Applications Released for FY11 Promise Neighborhood Grants

Yesterday, the Department of Education released the applications for both implementation grants and a second round of planning grants for the FY 2011 Promise Neighborhoods program. The Department expects to award four to six preliminary implementation grants of $4 million to $6 million in first year funds to eligible communities. The Department also hopes to award implementation funds ranging from $12 million to $30 million over a period of 3 to 5 years depending on congressional appropriations. The rest of the total $30 million in grant funds allocated to the Promise Neighborhoods program in FY 2011 will be awarded to 10 organizations in the form of one-year planning grants worth an estimated $500,000.

The Promise Neighborhoods program, fashioned after Geoffrey Canada’s successful Harlem Children’s Zone model, works to improve the educational outcomes of disadvantaged children in chronically poor communities by creating a system of cradle-to-career services with a great schooling system at its core. The 21 nonprofit organizations and institutions of higher learning that received the $10 million allocated for planning grants in 2010 used the funds to create plans for these comprehensive services in their communities. The organizations that apply for implementation grants must have completed the planning stage and met strict accountability guidelines before applying for their implementation grant. Applications for both the planning and implementation grants are due on September 6 at 4:30pm EST.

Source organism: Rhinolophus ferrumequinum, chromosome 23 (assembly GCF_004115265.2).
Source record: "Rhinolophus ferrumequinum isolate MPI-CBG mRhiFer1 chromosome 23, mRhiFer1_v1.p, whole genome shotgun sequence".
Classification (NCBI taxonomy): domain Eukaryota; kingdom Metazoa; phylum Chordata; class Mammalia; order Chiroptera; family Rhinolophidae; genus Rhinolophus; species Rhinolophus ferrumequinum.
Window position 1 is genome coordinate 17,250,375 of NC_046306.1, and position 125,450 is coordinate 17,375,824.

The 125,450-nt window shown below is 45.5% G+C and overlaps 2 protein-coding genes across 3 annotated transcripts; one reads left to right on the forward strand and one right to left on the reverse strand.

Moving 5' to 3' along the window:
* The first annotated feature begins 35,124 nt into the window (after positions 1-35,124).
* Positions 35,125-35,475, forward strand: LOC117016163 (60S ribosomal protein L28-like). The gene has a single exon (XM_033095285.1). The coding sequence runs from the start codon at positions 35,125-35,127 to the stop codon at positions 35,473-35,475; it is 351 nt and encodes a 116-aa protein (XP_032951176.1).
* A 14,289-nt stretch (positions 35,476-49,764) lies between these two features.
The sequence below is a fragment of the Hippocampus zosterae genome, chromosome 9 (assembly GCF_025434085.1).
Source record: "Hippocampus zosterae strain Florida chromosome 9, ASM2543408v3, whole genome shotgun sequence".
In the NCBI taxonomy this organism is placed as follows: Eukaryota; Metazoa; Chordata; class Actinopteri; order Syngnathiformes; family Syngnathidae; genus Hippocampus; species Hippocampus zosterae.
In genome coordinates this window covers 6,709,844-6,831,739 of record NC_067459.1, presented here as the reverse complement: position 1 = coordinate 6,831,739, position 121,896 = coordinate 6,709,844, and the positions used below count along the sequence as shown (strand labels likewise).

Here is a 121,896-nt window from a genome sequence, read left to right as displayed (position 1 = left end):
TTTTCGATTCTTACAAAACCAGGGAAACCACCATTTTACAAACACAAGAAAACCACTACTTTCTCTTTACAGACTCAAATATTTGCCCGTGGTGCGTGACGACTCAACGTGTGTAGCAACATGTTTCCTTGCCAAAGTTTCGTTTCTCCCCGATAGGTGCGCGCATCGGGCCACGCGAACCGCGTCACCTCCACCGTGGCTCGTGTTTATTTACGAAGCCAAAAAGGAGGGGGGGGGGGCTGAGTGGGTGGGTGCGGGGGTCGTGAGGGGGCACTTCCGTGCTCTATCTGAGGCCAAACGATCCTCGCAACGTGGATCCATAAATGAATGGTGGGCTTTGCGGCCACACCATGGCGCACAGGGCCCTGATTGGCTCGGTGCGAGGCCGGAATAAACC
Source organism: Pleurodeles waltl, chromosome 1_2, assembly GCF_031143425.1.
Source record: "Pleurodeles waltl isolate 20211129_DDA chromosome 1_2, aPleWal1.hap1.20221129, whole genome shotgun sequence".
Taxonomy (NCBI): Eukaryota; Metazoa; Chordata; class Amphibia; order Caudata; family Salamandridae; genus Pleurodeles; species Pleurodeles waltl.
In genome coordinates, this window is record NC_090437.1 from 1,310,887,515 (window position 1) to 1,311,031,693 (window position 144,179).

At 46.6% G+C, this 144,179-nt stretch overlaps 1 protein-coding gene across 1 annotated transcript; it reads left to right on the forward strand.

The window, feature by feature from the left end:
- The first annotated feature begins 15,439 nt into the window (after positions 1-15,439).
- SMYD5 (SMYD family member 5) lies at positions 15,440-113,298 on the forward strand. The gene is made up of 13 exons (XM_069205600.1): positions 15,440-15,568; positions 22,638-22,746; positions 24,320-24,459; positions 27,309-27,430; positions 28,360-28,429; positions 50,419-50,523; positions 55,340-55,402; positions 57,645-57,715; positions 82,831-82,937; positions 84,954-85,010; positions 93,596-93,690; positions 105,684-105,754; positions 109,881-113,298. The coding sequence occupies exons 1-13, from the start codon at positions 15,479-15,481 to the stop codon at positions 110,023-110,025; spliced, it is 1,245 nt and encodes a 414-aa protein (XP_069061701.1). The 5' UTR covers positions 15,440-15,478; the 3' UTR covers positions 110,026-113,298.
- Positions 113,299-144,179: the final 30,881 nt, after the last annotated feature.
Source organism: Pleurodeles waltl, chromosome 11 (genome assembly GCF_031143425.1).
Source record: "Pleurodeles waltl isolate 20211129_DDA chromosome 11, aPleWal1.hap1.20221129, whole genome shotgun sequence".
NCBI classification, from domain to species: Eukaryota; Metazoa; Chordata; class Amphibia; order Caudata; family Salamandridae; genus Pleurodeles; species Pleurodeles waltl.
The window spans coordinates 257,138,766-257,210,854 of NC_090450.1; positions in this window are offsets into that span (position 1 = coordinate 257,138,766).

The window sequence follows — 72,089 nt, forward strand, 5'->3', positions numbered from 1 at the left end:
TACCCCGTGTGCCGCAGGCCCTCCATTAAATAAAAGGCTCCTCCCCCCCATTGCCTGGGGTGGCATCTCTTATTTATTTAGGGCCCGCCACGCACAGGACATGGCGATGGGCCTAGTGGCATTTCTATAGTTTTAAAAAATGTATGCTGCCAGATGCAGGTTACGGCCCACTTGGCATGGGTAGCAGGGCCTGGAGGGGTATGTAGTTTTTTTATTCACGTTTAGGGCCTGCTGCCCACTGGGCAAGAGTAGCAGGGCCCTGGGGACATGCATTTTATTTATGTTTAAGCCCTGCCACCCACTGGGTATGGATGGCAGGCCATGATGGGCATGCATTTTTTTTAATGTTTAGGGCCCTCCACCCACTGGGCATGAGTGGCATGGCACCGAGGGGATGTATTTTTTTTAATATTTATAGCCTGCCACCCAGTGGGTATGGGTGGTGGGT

The negotiations for the future appropriations awarded to Promise Neighborhoods for FY 2012 are still underway. On May 17th, Senator Tom Harkin (D-IA), Chair of the Senate Health, Education, Labor and Pensions Committee introduced legislation to make Promise Neighborhoods a federally authorized program by including it in the reauthorization of the Elementary and Secondary Education Act. The inclusion of Promise Neighborhoods in the upcoming reauthorization of ESEA would solidify it as a long-term project in which communities are awarded 5-year planning and implementation grants.

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